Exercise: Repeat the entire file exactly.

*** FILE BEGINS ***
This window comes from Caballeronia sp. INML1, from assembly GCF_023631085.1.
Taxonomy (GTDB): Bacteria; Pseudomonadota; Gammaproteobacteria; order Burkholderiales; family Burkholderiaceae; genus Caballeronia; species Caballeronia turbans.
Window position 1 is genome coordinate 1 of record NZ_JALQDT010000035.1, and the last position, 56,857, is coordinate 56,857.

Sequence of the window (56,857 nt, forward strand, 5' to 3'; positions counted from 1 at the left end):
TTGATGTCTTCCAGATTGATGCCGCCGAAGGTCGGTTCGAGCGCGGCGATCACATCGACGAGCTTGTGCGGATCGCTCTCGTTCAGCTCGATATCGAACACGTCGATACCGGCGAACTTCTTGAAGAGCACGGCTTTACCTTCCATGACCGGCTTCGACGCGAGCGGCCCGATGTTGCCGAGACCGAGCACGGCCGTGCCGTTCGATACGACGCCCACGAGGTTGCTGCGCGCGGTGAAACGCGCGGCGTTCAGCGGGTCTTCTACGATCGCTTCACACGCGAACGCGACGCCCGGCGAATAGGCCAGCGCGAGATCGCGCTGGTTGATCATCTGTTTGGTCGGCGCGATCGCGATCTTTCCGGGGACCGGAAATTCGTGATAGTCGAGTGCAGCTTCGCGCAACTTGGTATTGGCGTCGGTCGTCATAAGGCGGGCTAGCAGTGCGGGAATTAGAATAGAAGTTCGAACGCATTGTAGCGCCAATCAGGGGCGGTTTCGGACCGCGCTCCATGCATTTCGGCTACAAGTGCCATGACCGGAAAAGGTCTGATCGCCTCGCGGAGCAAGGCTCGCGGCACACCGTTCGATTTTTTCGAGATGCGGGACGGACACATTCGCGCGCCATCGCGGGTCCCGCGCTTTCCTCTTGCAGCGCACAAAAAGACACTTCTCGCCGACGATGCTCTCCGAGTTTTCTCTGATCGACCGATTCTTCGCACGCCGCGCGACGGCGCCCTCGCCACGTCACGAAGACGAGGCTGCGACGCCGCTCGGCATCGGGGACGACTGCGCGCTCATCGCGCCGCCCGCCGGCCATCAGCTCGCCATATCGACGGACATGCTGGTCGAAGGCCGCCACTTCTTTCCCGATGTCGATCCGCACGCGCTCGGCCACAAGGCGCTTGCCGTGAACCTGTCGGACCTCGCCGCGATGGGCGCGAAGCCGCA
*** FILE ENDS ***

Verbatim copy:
This window comes from Caballeronia sp. INML1, from assembly GCF_023631085.1.
Taxonomy (GTDB): Bacteria; Pseudomonadota; Gammaproteobacteria; order Burkholderiales; family Burkholderiaceae; genus Caballeronia; species Caballeronia turbans.
Window position 1 is genome coordinate 1 of record NZ_JALQDT010000035.1, and the last position, 56,857, is coordinate 56,857.

Sequence of the window (56,857 nt, forward strand, 5' to 3'; positions counted from 1 at the left end):
TTGATGTCTTCCAGATTGATGCCGCCGAAGGTCGGTTCGAGCGCGGCGATCACATCGACGAGCTTGTGCGGATCGCTCTCGTTCAGCTCGATATCGAACACGTCGATACCGGCGAACTTCTTGAAGAGCACGGCTTTACCTTCCATGACCGGCTTCGACGCGAGCGGCCCGATGTTGCCGAGACCGAGCACGGCCGTGCCGTTCGATACGACGCCCACGAGGTTGCTGCGCGCGGTGAAACGCGCGGCGTTCAGCGGGTCTTCTACGATCGCTTCACACGCGAACGCGACGCCCGGCGAATAGGCCAGCGCGAGATCGCGCTGGTTGATCATCTGTTTGGTCGGCGCGATCGCGATCTTTCCGGGGACCGGAAATTCGTGATAGTCGAGTGCAGCTTCGCGCAACTTGGTATTGGCGTCGGTCGTCATAAGGCGGGCTAGCAGTGCGGGAATTAGAATAGAAGTTCGAACGCATTGTAGCGCCAATCAGGGGCGGTTTCGGACCGCGCTCCATGCATTTCGGCTACAAGTGCCATGACCGGAAAAGGTCTGATCGCCTCGCGGAGCAAGGCTCGCGGCACACCGTTCGATTTTTTCGAGATGCGGGACGGACACATTCGCGCGCCATCGCGGGTCCCGCGCTTTCCTCTTGCAGCGCACAAAAAGACACTTCTCGCCGACGATGCTCTCCGAGTTTTCTCTGATCGACCGATTCTTCGCACGCCGCGCGACGGCGCCCTCGCCACGTCACGAAGACGAGGCTGCGACGCCGCTCGGCATCGGGGACGACTGCGCGCTCATCGCGCCGCCCGCCGGCCATCAGCTCGCCATATCGACGGACATGCTGGTCGAAGGCCGCCACTTCTTTCCCGATGTCGATCCGCACGCGCTCGGCCACAAGGCGCTTGCCGTGAACCTGTCGGACCTCGCCGCGATGGGCGCGAAGCCGCA